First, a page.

As Don Martin noted, Maxime Bernier’s script last week was focused on the idea that the NDP was proposing a new infrastructure tax.
The story originates with a proposal Olivia Chow submitted to the Transport committee on October 28. Ms. Chow proposed that the committee “should explore the topic of infrastructure funding and examine a comprehensive set of policy options. The committee’s recommendations should then inform Infrastructure Canada as the federal government designs a post-2014 long-term infrastructure investment plan.” Ms. Chow listed five “potential policies to examine,” the fourth of which was a “penny tax”—a “one percent municipally-levied value added sales tax.” (I’ve copy and pasted Ms. Chow’s proposal below in its entirety.)
The Conservatives might now wish to suggest that the NDP is proposing such a tax, but, when the committee discussed Ms. Chow’s proposed study on November 1, Conservative MP Ed Holder specifically asked Ms. Chow about the idea and Ms. Chow responded as follows (emphasis mine).
Mr. Chair, a few years ago, the Federation of Canadian Municipalities and the big city mayors came up with the one-cent GST proposal. If you want me to go and find details of how that one-cent GST works, I could do so. This is not a new idea. It is something that has been proposed by the municipalities and the big city mayors. They ran a big campaign on it.
Is that a good idea? I don’t know. I think it’s useful to take a look at what had been proposed in the past and what other countries have done. I’m not saying that any of them make complete sense, but at a bare minimum, we should look at and seriously consider some of the proposals that have come directly from municipalities and big city mayors.
That was a substantive proposal that was given to us, I believe, seven years ago. Is it in this kind of format? Not completely, but I think at a bare minimum we should take a look at it. Does any of this make sense? Is it applicable to Canada? Perhaps yes, perhaps not. That is why at a committee we should look at other examples and decide whether this whole GST question does or doesn’t work for us.
I was trying to answer the question about where that came from.
The Federation of Canadian Municipalities raised the idea in its 2012 report (see page 17) on the state of Canadian cities. An April 2011 discussion paper from the Canada West Foundation made the proposal and Casey Vander Ploeg explains that proposal here.
Below is Ms. Chow’s submission to the Transport committee.
Infrastructure Funding Study Proposal
Draft Version, 2012-10-28
Canada’s urban infrastructure is crumbling and over-burdened municipalities are struggling to fund maintenance and expansions.
Purpose of the Study
The Standing Committee on Transport, Infrastructure and Communities should explore the topic of infrastructure funding and examine a comprehensive set of policy options. The committee’s recommendations should then inform Infrastructure Canada as the federal government designs a post-2014 long-term infrastructure investment plan.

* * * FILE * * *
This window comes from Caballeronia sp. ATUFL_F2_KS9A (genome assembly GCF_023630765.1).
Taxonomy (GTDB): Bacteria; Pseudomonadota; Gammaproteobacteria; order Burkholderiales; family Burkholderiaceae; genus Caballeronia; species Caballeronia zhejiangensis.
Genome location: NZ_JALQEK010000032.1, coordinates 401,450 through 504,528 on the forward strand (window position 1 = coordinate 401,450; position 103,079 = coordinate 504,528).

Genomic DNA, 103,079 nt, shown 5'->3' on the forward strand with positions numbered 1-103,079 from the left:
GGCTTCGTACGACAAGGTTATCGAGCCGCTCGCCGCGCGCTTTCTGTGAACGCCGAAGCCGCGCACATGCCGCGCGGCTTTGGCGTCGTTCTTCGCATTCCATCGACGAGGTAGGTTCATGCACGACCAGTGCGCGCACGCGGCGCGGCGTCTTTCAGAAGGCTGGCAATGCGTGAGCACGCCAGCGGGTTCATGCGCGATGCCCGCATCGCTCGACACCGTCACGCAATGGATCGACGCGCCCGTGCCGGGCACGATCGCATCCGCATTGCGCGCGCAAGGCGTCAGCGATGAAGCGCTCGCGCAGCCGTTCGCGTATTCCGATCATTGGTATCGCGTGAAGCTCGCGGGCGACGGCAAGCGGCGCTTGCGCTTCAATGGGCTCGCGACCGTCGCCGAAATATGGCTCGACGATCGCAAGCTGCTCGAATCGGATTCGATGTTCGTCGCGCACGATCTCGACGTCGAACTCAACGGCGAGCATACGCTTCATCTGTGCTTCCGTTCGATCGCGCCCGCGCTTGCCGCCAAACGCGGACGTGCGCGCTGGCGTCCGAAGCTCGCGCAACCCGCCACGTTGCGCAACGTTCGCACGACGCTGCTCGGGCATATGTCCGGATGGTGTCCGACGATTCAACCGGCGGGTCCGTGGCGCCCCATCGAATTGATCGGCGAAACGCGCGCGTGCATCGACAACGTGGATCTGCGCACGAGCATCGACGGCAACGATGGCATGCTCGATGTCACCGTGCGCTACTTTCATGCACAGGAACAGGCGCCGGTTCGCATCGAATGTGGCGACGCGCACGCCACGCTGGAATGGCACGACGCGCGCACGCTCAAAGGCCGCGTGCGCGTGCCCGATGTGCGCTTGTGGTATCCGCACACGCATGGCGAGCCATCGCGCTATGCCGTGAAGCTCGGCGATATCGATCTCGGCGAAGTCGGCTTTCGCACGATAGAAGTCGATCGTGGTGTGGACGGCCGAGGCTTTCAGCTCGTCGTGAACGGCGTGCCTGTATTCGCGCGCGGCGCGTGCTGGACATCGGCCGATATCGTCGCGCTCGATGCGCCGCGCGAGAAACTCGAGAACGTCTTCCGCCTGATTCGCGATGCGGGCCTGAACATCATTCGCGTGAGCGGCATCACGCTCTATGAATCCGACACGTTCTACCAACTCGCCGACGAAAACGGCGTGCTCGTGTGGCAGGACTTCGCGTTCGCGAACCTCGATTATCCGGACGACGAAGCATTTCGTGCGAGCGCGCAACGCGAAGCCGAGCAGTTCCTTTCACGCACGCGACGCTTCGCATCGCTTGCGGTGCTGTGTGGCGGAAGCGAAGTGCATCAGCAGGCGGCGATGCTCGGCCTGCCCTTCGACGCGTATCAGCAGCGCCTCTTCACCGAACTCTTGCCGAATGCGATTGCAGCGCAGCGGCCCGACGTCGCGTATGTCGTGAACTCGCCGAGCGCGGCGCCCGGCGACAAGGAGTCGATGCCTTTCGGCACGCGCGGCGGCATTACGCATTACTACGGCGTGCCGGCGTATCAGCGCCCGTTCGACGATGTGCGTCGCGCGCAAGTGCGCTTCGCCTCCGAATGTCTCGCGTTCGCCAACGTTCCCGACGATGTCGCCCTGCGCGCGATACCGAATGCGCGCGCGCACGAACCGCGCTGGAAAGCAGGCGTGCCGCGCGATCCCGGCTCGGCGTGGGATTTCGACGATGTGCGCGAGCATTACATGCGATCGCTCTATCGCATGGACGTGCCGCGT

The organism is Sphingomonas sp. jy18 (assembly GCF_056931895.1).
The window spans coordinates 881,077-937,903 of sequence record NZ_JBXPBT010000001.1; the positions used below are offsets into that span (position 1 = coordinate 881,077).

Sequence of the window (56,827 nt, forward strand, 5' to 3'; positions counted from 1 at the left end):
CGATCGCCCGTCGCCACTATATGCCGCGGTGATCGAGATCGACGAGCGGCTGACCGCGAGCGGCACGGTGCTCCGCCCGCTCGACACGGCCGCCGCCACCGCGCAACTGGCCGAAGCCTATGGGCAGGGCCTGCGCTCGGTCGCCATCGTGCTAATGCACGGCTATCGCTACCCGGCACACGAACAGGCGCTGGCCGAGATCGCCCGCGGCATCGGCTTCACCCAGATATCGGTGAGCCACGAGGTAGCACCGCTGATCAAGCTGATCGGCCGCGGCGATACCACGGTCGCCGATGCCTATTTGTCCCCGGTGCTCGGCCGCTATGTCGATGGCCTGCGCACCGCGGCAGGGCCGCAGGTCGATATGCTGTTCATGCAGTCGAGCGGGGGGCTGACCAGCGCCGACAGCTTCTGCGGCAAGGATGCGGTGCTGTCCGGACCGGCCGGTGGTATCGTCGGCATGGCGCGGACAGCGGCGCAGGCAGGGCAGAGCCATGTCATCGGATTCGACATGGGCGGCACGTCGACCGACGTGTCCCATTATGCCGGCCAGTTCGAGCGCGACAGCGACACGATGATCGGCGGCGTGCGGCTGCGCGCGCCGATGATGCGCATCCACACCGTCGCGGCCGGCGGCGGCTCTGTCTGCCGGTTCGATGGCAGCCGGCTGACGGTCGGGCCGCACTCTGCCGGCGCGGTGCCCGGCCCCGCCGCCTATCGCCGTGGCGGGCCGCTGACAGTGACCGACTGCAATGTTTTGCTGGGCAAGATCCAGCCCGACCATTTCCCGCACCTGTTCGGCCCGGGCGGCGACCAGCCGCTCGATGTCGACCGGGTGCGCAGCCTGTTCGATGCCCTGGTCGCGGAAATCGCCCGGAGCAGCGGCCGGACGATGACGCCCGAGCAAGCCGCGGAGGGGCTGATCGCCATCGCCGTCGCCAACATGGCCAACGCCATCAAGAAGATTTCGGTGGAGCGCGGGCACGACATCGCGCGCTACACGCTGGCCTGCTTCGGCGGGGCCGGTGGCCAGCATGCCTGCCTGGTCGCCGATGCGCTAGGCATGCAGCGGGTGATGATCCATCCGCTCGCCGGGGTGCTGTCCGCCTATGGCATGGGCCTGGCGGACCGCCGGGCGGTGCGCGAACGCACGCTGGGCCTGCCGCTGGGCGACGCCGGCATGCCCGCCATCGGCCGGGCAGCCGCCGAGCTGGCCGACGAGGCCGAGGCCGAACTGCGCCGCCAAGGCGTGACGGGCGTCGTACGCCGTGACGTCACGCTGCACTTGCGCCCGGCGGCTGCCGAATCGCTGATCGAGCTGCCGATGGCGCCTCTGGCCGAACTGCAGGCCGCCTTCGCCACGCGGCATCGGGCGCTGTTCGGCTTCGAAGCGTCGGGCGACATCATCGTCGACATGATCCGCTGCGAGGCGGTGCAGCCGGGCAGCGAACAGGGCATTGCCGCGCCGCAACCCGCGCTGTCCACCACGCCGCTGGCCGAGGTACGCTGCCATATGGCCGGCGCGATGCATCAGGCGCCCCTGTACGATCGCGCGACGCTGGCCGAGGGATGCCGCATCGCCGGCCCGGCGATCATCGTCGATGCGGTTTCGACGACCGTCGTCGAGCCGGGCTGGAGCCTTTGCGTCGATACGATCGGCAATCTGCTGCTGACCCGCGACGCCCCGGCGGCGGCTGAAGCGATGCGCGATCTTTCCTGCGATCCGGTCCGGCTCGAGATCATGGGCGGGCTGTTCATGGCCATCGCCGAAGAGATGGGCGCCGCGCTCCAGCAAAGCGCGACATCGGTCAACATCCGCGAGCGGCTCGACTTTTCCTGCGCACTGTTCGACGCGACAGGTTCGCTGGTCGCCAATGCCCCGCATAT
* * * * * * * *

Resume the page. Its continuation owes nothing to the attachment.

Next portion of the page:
Potential Policy Options to Examine
1. Renewal of Building Canada Plan components with dedicated funding streams (Gas Tax Fund, Building Canada Fund, Sales Tax Fund)
• German case:
➢ German subsidization of local roads and transit through surplus revenues of fuel duty (Act on Federal Government Aid to Improve Transport at the Local Authority Level).
➢ Prerequisites for funding: (1) urgency (2) provided for in transport plan (3) evidence of remaining finance being secured. (Federal Ministry of Transport, Building and Urban Development)
• United States:
➢ Competitive Grants Program: Formula and Discretionary Grants (Federal Transit Administration)
2. National Infrastructure Bank
• Federal government acts as guarantor of debt for municipalities to assist in raising revenues for infrastructure projects (Pagano & Perry 2008, 34).
3. Vertical Integration (Tri-level agreements)
• Infrastructure projects through federal-provincial-municipal agreements.
• Vancouver Agreement (2000) and Urban Aboriginal Strategy (1998) examples of federal-provincial-municipal agreements to fund specific municipal projects (Stoney & Graham 2009, 381).
4. “Penny Tax”
• One percent municipally-levied value added sales tax (Vander Ploeg 2011, i).
• Local sales taxes common in several countries in Europe, Southeast Asia and in the United States (12)
• Presents an alternative to raising property taxes.
• Referenda on these taxes (funds earmarked for local infrastructure) in the United States have largely been successful (16).
5. Reinvest Value Capture Recommendation by Australia Infrastructure Finance Working Group.
• Properties directly benefitting from new/renewed infrastructure contribute to reduce costs (48
• Dr. Christopher Stoney (Carleton University)
• Dr. Michael Pagano (University of Illinois at Chicago)
• Dr. Katherine A. H. Graham (Carleton University)
• Federation of Canadian Municipalities
• Council of European Municipalities and Regions
• Australia Infrastructure Finance Working Group
• Canadian Centre for Policy Alternatives